"The early HIV vaccines have been against variable regions because these are the parts of the virus that provoke an immune response," he said. "Many of the conserved regions are well protected, buried within the virus."
Gilbert began work on sieve analysis while he was a University of Washington graduate student working with SCHARP director Dr. Steven Self, who is also a UW professor of biostatistics. As described in a paper they published together last year, sieve analysis can be applied to vaccine trials for variable pathogens besides HIV, including those that cause cholera, malaria and hepatitis.
One of their key points was that data from animal studies and small-scale, early human studies are insufficient for identifying the attributes of HIV that are critical for designing broadly protective vaccines. They argue that only data from efficacy trials, which are larger comparative studies, allow this direct assessment and should serve as motivation for such trials to be conducted.
In his new position at SCHARP, Gilbert will take part in a multitude of HIV prevention studies, including some that are non-vaccine based.
One ongoing prevention study of mother-to-child HIV transmission involves 1,200 HIV-positive women in Botswana, where about 40 percent of the population is infected with HIV, he said. Women are being randomized to either breast-feed their infants accompanied by feedings of AZT syrup or to feed infants with formula.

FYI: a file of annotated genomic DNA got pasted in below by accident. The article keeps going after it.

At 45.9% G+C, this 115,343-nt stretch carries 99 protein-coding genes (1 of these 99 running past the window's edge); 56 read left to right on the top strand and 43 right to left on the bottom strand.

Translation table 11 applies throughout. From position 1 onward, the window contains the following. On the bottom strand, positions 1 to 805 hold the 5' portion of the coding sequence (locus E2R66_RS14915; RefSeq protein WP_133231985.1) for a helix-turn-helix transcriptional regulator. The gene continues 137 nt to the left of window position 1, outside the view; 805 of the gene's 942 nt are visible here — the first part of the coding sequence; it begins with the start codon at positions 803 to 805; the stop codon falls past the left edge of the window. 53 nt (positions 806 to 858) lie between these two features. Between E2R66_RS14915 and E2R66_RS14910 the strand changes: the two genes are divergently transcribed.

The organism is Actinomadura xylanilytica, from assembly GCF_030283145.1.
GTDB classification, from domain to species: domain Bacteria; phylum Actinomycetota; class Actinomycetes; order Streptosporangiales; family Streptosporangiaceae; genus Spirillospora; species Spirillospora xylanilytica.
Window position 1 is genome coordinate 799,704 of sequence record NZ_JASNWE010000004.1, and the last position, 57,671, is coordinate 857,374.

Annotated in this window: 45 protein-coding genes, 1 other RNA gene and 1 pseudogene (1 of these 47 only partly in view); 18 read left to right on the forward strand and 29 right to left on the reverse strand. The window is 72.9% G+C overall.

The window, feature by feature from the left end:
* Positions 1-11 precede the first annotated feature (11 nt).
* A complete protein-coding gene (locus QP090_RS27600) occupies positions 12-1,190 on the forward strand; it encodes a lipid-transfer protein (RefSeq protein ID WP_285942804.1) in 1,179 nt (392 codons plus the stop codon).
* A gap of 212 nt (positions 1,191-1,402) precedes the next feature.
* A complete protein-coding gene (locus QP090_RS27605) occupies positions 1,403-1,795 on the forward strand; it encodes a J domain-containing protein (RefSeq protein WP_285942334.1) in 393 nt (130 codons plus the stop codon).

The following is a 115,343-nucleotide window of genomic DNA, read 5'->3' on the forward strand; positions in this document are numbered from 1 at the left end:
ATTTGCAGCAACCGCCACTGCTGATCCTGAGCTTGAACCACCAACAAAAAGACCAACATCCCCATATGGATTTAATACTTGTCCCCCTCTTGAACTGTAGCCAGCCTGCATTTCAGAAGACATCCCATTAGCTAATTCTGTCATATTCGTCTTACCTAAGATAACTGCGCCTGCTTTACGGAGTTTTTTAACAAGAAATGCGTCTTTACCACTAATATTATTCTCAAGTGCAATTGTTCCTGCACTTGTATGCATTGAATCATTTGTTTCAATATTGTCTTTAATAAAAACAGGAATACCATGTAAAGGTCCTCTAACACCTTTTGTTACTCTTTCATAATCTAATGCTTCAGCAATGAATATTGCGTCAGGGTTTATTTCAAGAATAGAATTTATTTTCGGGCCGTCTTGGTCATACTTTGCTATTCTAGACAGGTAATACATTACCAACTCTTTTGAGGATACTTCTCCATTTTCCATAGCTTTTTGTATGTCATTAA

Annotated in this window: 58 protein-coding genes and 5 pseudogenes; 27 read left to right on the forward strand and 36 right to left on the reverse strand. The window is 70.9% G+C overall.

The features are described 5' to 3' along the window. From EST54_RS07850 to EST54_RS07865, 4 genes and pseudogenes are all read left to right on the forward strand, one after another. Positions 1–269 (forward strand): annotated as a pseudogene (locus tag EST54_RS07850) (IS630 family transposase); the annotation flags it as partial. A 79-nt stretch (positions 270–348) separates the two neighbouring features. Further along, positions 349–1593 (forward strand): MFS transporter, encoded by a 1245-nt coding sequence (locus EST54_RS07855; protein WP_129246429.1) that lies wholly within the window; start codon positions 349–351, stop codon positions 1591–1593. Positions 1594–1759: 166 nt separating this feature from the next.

Info to refine future trials
Another project is to analyze a variety of parameters in individuals who become infected with HIV while enrolled in Phase I or II vaccine trials (such studies are small trials designed to examine safety and dosage of a new vaccine or drug and to make preliminary comparisons of vaccine candidates). This information will help refine future vaccine trials.
"Trial participants who get infected roll over into another study, where we look at white blood-cell counts, viral genetics and other virological, immunological and clinical parameters," he said.
Gilbert will also take part in design, operations and interpretation, which will include sieve analysis, of large-scale vaccine efficacy trials that may begin in the next few years.
Prior to joining the Hutch, Gilbert was a postdoctoral fellow and then an assistant professor in the department of biostatistics at Harvard University, where he worked closely with the Harvard AIDS Institute. During that time, he traveled frequently to Thailand, where he taught workshops to train statisticians in clinical trials and management.
He also collaborates with scientists in Botswana to conduct vaccine trials there. Last December, Gilbert and Self traveled to Botswana for the opening of a new AIDS research lab.
Gilbert was especially pleased to accept the position at SCHARP to be near his close collaborator Self and part of a stimulating research environment. "I'm impressed with the infrastructure here," he said. "Computer and data managers, operations people and statisticians are together in one place. There's a real excitement here about the research."